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Gay Catholics key to Castro parish’s growth

July 24, 2015
Jim McCrea
Piedmont

As a former parishioner of Most Holy Redeemer in the Castro District I read with interest the article the July 17 issue titled “Precious Blood Fathers answer call to shepherd Castro parish.” The story was familiar to me but I admit to blinking twice when I read what I am sure what Father Link meant as a positive statement: “… the parish does not have even a ministry defined or directed specifically to the gay or LGBT community.”

The parish was re-established, grew and thrived since Father Tony McGuire and Sister Cleta Herold came in 1982 and wisely, in their efforts to revive a largely moribund shadow of a parish, recognized that AIDS and HIV were devastating the gay community. Their outreach gradually attracted new members, almost all of whom were gay men and lesbians. The reason for this growth and prosperity over the past 30-plus years was not only the ministry of the parish, but also the ministry of the lesbians and gay men to that parish. Their hard work, commitment, efforts and financial generosity resulted in a major rebuilding of the church building in the 1990s and maintaining the parish as a beacon of creative liturgy, innovative building design and a superior music program.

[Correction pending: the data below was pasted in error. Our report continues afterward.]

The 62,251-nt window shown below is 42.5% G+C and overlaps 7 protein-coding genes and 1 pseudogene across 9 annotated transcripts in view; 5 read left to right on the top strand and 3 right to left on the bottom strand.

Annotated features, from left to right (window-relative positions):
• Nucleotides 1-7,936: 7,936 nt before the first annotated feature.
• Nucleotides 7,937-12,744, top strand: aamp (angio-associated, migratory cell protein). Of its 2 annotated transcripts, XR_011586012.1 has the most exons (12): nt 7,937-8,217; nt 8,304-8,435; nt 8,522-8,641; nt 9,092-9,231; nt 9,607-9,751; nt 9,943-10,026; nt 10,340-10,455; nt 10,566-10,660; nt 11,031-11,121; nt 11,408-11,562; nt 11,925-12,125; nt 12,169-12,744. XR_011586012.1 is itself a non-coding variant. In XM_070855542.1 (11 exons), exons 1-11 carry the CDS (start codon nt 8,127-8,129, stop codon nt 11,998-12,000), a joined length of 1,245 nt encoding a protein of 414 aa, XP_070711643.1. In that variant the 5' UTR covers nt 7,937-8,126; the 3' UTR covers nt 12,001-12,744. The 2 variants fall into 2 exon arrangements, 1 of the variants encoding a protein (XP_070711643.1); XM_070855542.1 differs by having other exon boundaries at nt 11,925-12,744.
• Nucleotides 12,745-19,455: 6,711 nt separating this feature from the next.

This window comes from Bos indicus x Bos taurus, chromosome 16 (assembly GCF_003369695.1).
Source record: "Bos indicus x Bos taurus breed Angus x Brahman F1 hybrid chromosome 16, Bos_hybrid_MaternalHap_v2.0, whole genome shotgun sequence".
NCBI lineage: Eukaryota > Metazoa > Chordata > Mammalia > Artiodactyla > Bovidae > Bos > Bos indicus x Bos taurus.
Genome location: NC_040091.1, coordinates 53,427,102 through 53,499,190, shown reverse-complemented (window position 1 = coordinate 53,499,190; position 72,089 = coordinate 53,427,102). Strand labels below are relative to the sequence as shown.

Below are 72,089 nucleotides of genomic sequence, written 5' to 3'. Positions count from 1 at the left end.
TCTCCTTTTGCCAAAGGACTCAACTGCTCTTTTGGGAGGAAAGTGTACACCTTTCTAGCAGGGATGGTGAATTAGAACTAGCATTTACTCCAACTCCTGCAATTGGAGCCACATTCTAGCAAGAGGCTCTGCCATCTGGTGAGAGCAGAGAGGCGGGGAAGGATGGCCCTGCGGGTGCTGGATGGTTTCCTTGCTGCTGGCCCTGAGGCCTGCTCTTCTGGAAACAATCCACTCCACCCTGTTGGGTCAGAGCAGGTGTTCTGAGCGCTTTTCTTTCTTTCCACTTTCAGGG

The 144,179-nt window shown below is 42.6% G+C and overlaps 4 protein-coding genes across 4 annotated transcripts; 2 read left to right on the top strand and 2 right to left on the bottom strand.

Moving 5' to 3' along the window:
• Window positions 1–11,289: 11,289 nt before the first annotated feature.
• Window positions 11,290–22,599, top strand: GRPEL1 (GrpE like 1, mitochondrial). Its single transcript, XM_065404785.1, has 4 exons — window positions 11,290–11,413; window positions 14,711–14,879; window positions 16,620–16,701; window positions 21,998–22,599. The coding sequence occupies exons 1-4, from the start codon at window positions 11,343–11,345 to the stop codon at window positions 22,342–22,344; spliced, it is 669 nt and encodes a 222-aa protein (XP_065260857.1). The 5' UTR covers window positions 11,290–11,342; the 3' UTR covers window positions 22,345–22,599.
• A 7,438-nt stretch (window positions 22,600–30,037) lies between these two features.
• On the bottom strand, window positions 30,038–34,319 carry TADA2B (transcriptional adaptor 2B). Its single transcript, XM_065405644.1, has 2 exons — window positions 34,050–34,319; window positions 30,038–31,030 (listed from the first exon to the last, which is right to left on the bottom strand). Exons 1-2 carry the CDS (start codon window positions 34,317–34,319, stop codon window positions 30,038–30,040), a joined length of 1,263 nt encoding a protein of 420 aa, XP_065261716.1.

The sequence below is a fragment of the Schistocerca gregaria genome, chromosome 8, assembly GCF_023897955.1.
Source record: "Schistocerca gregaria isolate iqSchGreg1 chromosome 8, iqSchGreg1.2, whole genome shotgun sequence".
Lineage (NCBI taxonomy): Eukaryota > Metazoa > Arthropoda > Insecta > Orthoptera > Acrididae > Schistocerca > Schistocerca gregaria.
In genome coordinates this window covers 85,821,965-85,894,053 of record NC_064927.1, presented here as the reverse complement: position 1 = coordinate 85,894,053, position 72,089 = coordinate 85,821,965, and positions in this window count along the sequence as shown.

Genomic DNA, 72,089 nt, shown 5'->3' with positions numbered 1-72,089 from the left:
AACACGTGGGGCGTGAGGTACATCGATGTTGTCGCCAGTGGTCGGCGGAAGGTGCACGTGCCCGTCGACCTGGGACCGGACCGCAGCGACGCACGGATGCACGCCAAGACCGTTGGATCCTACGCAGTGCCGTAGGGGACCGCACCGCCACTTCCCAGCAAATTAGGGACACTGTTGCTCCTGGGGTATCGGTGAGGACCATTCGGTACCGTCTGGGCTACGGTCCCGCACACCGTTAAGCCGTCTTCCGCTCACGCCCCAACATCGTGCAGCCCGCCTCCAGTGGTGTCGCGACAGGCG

To be proud of not having a defined or directed ministry to the LGBT communities is to have forgotten that it is only because of these communities that the parish even exists today. The Castro District is an iconic gay neighborhood, recognized world-wide as such. This church, particularly this archdiocese, has a less-than-stellar reputation as being welcoming to the LGBT communities. The makeup of the groups who will be attracted to the parish and how they will minister to it remains to be seen. The makeup of The Castro and the spirituality of the young (including gays, lesbians and transgender people) are very different from the 1980s. To forget or negate the past is a sad commentary on the present.

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